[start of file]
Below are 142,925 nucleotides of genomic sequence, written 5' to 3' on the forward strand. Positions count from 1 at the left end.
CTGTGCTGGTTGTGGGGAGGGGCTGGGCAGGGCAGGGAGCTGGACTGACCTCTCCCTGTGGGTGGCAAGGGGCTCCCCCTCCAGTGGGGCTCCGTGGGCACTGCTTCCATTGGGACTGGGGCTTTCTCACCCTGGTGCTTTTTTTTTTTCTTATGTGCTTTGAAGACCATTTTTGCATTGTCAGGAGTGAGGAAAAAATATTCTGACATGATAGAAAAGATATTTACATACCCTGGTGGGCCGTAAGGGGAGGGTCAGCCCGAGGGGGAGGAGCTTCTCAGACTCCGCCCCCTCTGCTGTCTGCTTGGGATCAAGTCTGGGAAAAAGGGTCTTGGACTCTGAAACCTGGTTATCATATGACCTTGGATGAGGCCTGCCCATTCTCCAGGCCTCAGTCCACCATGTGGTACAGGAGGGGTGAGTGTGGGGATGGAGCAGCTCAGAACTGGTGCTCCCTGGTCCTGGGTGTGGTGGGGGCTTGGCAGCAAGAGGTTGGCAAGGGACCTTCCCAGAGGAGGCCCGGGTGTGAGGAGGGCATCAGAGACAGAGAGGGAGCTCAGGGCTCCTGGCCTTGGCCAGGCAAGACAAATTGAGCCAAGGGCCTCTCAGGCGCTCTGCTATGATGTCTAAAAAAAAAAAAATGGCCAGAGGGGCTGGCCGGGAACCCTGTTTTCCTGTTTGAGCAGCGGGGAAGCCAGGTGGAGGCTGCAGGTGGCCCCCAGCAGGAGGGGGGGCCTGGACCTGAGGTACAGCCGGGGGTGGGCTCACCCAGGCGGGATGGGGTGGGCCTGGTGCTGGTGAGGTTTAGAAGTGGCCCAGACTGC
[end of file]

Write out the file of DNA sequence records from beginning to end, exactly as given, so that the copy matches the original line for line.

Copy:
Below are 142,925 nucleotides of genomic sequence, written 5' to 3' on the forward strand. Positions count from 1 at the left end.
CTGTGCTGGTTGTGGGGAGGGGCTGGGCAGGGCAGGGAGCTGGACTGACCTCTCCCTGTGGGTGGCAAGGGGCTCCCCCTCCAGTGGGGCTCCGTGGGCACTGCTTCCATTGGGACTGGGGCTTTCTCACCCTGGTGCTTTTTTTTTTTCTTATGTGCTTTGAAGACCATTTTTGCATTGTCAGGAGTGAGGAAAAAATATTCTGACATGATAGAAAAGATATTTACATACCCTGGTGGGCCGTAAGGGGAGGGTCAGCCCGAGGGGGAGGAGCTTCTCAGACTCCGCCCCCTCTGCTGTCTGCTTGGGATCAAGTCTGGGAAAAAGGGTCTTGGACTCTGAAACCTGGTTATCATATGACCTTGGATGAGGCCTGCCCATTCTCCAGGCCTCAGTCCACCATGTGGTACAGGAGGGGTGAGTGTGGGGATGGAGCAGCTCAGAACTGGTGCTCCCTGGTCCTGGGTGTGGTGGGGGCTTGGCAGCAAGAGGTTGGCAAGGGACCTTCCCAGAGGAGGCCCGGGTGTGAGGAGGGCATCAGAGACAGAGAGGGAGCTCAGGGCTCCTGGCCTTGGCCAGGCAAGACAAATTGAGCCAAGGGCCTCTCAGGCGCTCTGCTATGATGTCTAAAAAAAAAAAAATGGCCAGAGGGGCTGGCCGGGAACCCTGTTTTCCTGTTTGAGCAGCGGGGAAGCCAGGTGGAGGCTGCAGGTGGCCCCCAGCAGGAGGGGGGGCCTGGACCTGAGGTACAGCCGGGGGTGGGCTCACCCAGGCGGGATGGGGTGGGCCTGGTGCTGGTGAGGTTTAGAAGTGGCCCAGACTGC